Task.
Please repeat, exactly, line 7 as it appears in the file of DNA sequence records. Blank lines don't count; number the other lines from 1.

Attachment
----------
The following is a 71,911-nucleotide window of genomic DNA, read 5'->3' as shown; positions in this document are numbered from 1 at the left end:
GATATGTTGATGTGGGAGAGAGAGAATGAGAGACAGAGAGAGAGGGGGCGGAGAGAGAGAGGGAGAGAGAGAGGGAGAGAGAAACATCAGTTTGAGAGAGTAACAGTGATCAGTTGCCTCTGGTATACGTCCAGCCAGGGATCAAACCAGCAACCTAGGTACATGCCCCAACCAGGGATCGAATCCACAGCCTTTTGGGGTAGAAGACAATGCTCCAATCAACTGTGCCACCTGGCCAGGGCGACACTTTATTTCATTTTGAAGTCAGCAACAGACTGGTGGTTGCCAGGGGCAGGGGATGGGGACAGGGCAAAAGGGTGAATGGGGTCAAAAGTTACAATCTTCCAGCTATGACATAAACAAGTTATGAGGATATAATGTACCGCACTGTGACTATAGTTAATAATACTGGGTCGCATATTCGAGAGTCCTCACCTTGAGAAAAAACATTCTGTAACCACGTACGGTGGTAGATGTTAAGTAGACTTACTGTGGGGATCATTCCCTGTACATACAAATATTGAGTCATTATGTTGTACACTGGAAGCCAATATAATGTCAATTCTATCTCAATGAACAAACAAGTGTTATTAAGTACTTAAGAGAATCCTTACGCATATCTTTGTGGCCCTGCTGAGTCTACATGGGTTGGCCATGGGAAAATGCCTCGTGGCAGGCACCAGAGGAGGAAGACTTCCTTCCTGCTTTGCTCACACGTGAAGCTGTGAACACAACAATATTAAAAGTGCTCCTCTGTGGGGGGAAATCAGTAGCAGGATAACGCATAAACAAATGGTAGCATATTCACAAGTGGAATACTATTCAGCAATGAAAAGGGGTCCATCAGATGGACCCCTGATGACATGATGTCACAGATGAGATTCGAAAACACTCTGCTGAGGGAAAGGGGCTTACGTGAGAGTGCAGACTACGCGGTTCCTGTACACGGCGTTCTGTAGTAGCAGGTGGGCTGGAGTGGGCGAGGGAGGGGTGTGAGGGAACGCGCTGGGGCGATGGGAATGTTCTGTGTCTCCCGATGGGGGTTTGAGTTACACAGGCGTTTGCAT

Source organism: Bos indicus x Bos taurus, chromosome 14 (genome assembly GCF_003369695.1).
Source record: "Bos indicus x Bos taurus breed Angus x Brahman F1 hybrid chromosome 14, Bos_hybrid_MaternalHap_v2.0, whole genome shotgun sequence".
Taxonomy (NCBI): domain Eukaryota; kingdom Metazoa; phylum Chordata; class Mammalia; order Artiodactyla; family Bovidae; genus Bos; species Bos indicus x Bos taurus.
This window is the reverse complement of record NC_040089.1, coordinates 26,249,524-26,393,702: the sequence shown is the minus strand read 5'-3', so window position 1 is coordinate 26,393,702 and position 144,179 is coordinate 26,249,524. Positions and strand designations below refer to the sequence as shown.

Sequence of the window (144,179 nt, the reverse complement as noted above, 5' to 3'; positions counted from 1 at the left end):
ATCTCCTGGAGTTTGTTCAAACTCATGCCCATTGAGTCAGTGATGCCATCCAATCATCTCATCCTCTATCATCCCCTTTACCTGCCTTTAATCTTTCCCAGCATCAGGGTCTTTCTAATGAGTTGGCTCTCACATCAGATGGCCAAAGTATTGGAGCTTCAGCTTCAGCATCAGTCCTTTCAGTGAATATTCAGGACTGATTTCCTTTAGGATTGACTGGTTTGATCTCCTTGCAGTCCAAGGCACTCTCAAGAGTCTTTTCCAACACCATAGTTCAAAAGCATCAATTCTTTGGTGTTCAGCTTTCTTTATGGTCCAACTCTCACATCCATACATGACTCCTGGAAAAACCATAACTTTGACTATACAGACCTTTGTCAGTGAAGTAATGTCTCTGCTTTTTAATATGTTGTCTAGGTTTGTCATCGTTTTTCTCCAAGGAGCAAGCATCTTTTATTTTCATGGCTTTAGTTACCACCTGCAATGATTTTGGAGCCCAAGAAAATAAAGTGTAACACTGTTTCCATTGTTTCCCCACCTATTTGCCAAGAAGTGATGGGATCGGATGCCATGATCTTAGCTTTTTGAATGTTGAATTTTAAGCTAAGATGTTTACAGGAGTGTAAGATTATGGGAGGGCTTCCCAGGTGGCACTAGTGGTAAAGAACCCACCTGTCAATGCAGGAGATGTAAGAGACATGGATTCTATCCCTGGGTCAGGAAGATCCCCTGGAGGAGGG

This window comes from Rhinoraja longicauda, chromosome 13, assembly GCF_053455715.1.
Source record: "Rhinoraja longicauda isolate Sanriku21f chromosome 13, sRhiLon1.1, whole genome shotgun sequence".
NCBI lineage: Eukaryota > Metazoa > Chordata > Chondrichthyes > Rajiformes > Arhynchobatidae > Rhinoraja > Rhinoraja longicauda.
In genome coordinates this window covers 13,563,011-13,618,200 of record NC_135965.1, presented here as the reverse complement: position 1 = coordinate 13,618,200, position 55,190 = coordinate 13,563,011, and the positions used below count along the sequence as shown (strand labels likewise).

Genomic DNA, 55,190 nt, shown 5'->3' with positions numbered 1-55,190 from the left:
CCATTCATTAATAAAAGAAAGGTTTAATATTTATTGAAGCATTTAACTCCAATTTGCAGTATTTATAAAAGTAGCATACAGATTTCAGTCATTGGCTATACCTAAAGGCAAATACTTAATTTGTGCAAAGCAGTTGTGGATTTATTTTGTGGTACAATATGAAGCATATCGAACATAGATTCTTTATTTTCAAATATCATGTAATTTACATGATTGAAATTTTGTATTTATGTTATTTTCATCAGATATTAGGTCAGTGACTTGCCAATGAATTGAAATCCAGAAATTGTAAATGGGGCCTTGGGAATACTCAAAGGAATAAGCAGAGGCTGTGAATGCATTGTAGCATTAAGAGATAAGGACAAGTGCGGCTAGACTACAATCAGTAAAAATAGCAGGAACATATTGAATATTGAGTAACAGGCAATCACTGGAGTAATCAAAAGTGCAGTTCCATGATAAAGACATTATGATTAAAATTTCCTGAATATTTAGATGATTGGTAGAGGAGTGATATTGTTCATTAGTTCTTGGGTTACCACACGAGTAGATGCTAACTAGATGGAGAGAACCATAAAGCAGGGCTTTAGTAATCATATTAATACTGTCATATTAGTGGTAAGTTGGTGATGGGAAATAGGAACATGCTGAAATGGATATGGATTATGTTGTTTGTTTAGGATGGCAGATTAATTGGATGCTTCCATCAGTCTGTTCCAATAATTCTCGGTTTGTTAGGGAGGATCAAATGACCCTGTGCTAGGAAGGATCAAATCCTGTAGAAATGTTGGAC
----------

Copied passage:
Sequence of the window (144,179 nt, the reverse complement as noted above, 5' to 3'; positions counted from 1 at the left end):